Nowadays web services pervade the network experience of the users. Indeed, most of our activities over the internet consist in accessing remote services and interact with them. Clearly, this can happen only when two elements are available: (i) a compatible device and (ii) a suitable network connection. The recent improvement of the computational capabilities of mobile devices, e.g., tablets and smartphones, seriously mitigated the first aspect. Instead, the inappropriateness, or even the absence, of connectivity is still a major issue. Although mobile, third generation (3G) networks can provide basic connectivity, complex interactions with web services often require different levels of Quality of Service (QoS). Also, 3G connectivity is only available in certain areas, e.g., user’s country, and purchasing temporary connection abroad can be very costly. These costs weigh down on the original service price, seriously impacting the web service business model. In this paper we describe the problems arising when considering the orchestration of service-oriented opportunistic networks and we present the assumptions that we want to consider in our context. We claim that our model is realistic mainly for two reasons: (i) we consider state-of-the-art technology and technical trends and (ii) we refer to a concrete problem for service providers.

Trustworthy Opportunistic Access to the Internet of Services

Armando, Alessandro;
2013

Abstract

Nowadays web services pervade the network experience of the users. Indeed, most of our activities over the internet consist in accessing remote services and interact with them. Clearly, this can happen only when two elements are available: (i) a compatible device and (ii) a suitable network connection. The recent improvement of the computational capabilities of mobile devices, e.g., tablets and smartphones, seriously mitigated the first aspect. Instead, the inappropriateness, or even the absence, of connectivity is still a major issue. Although mobile, third generation (3G) networks can provide basic connectivity, complex interactions with web services often require different levels of Quality of Service (QoS). Also, 3G connectivity is only available in certain areas, e.g., user’s country, and purchasing temporary connection abroad can be very costly. These costs weigh down on the original service price, seriously impacting the web service business model. In this paper we describe the problems arising when considering the orchestration of service-oriented opportunistic networks and we present the assumptions that we want to consider in our context. We claim that our model is realistic mainly for two reasons: (i) we consider state-of-the-art technology and technical trends and (ii) we refer to a concrete problem for service providers.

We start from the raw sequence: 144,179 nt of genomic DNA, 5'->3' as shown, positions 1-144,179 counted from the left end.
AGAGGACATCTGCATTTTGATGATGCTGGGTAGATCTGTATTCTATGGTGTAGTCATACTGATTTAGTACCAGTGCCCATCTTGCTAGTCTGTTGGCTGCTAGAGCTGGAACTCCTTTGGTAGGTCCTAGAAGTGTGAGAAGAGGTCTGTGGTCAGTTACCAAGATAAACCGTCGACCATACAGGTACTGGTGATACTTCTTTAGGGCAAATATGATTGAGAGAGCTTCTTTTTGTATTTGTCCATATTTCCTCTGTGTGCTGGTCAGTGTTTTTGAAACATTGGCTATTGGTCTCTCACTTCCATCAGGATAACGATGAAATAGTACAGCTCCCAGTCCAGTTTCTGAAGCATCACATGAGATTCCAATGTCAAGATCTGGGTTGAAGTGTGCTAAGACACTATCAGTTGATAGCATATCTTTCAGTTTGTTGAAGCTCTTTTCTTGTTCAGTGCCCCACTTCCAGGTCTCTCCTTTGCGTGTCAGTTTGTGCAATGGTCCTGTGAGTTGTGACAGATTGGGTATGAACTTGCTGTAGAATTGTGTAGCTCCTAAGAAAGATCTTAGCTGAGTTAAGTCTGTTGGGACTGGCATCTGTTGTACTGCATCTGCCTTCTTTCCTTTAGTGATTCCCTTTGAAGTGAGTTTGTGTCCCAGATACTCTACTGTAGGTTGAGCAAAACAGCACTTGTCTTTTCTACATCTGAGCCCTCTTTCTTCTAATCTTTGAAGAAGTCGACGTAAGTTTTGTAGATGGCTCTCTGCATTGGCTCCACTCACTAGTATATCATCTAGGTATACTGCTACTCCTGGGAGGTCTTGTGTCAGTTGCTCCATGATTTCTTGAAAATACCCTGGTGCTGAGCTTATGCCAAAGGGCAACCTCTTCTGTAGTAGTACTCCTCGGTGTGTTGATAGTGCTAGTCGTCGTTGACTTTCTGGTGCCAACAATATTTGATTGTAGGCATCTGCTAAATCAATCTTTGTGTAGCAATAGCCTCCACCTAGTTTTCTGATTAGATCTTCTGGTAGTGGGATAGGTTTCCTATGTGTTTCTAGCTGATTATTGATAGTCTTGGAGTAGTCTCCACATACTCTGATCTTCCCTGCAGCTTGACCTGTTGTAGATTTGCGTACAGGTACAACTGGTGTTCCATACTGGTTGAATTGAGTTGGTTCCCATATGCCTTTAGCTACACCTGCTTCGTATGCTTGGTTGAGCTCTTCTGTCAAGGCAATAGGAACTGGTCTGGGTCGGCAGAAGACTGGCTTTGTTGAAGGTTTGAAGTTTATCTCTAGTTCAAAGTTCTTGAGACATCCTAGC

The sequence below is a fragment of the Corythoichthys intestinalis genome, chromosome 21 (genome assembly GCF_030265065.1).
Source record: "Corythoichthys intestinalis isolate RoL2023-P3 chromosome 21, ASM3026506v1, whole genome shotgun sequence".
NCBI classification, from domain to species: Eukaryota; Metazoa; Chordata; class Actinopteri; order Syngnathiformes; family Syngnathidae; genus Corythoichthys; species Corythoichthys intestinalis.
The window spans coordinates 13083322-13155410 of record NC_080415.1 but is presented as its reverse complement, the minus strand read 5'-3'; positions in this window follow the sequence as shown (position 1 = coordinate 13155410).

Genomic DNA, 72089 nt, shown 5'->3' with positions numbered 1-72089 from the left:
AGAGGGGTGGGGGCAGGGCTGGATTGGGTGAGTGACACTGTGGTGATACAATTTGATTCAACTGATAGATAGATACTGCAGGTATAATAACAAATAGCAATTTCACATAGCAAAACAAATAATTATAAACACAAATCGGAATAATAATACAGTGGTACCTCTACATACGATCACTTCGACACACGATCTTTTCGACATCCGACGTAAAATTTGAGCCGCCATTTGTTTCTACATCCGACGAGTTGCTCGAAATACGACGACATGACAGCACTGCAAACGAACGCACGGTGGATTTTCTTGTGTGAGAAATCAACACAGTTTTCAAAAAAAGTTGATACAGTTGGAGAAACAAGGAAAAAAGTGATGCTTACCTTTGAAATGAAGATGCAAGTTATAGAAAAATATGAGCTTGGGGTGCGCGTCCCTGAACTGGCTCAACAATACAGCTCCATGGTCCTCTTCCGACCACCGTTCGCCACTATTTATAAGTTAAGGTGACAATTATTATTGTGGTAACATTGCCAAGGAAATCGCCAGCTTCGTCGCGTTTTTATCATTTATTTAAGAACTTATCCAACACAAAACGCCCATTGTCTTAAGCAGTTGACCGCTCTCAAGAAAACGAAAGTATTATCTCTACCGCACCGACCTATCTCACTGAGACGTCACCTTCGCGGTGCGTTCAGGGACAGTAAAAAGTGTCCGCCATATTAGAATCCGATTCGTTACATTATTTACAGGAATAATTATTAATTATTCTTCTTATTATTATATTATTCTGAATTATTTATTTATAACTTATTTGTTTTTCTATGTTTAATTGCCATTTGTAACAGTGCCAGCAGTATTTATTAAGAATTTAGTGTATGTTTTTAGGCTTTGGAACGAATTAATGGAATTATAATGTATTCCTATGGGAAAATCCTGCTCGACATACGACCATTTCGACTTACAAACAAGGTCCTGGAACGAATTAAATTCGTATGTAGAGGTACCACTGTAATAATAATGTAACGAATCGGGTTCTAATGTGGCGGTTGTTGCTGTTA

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Utilizza questo identificativo per citare o creare un link a questo documento: http://hdl.handle.net/11582/212815
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